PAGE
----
(NNPA) - Tiger Woods used to be discussed as the "world's most marketable athlete." That's still the case, but the conversation has changed.
Intense media scrutiny following Woods' car accident in November has now forced the married golfer to take a break from the sport after he admitted to having extramarital affairs with up to reportedly a dozen women. He has since taken an indefinite leave from the sport to focus on his family. As such, many of Woods' corporate sponsors have also begun to re-evaluate their marketing relationship with their superstar client.
Companies such as AT&T and Gillette have decided to distance themselves stating they are supporting Woods' request for privacy. They have suspended endorsements that involve him.
"As Tiger takes a break from the public eye, we will support his desire for privacy by limiting his role in our marketing programs," Gillette said in a statement.
Telecommunications giant AT&T offered its support to Woods and his family but did confirm that it is evaluating their "ongoing relationship."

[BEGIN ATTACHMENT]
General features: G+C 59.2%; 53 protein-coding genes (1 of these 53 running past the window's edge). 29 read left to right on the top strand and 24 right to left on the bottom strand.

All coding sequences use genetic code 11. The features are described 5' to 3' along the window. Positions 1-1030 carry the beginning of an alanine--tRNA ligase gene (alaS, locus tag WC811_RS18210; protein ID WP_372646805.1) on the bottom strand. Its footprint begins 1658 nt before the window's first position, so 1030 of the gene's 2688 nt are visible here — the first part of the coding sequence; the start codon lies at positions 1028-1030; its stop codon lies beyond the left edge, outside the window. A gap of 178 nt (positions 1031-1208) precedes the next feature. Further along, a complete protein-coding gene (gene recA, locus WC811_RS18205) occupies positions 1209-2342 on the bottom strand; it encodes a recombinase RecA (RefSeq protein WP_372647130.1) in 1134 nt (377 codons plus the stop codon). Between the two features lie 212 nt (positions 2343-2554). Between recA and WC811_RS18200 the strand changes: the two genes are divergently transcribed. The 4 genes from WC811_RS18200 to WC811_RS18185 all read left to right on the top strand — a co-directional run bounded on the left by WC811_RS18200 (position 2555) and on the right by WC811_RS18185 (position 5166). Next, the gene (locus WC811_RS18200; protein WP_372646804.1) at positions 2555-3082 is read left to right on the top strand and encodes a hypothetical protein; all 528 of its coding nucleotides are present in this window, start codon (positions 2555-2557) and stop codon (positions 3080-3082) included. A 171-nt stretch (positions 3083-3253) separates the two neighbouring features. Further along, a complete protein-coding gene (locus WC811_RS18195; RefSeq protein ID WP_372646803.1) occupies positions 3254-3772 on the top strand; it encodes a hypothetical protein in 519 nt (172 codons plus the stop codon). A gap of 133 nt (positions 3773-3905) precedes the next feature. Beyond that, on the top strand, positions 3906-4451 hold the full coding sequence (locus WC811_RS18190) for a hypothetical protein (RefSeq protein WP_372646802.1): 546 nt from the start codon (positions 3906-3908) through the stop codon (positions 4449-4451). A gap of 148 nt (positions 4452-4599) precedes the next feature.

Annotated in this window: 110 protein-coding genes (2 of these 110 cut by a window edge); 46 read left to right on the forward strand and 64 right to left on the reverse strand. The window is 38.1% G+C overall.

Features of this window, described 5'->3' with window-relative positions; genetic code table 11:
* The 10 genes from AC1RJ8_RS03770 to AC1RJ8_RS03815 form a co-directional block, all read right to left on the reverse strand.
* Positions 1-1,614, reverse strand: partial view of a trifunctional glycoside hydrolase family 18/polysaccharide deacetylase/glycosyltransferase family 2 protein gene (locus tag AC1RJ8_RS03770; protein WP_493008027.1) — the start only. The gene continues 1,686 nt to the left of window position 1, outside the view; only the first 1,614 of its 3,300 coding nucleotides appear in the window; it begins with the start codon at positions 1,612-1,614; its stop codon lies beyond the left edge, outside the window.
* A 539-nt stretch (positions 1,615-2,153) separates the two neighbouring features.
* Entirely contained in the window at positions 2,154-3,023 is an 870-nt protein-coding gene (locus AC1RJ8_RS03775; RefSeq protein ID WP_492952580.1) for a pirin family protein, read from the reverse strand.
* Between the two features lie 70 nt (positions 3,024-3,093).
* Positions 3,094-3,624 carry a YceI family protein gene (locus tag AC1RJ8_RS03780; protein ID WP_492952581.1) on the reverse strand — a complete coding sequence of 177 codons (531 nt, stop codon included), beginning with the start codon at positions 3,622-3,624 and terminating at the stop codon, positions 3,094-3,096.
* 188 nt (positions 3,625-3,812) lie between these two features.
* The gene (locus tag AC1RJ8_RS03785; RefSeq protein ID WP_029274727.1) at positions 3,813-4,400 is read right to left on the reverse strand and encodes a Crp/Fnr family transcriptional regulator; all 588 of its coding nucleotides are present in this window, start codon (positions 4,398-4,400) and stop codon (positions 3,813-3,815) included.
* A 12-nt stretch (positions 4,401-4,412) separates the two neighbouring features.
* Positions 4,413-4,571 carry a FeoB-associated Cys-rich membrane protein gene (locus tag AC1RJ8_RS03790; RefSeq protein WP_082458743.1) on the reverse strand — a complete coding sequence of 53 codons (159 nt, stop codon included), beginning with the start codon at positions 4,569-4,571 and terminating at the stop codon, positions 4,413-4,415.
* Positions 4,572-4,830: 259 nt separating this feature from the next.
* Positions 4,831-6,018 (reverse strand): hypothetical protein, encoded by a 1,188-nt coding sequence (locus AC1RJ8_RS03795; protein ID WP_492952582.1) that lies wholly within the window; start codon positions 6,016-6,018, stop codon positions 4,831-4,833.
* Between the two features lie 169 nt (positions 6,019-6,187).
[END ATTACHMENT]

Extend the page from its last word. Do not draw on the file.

Accenture, the largest consulting firm in the world, already announced that it will terminate its sponsorship agreement with Woods after six years.
"For the past six years, Accenture and Tiger Woods have had a very successful sponsorship arrangement and his achievements on the golf course have been a powerful metaphor for business success in Accenture's advertising," Accenture said in a statement posted on its website. "However, given the circumstances of the last two weeks, after careful consideration and analysis, the company has determined that he is no longer the right representative for its advertising."
Coincidentally, PepsiCo has dropped Gatorade Tiger, its Tiger Woods-affiliated Gatorade product, from its lineup. The company maintains that the decision is not due to the Woods scandal but rather poor sales.
Woods other major sponsors include Nike, Tag Heuer and EA Sports.
Before the scandal, Woods made an estimated $770 million dollars in endorsements and winnings over 12 years and was well on his way to becoming the world's first billionaire athlete, according Golf Digest.
"I am deeply aware of the disappointment and hurt that my infidelity has caused to so many people, most of all my wife and children," Woods wrote on his website on Friday. "I would like to ask everyone, including my fans, the good people at my foundation, business partners, the PGA Tour, and my fellow competitors, for their understanding. What's most important now is that my family has the time, privacy, and safe haven we will need for personal healing."
He continued by writing, "After much soul searching, I have decided to take an indefinite break from professional golf. I need to focus my attention on being a better husband, father, and person."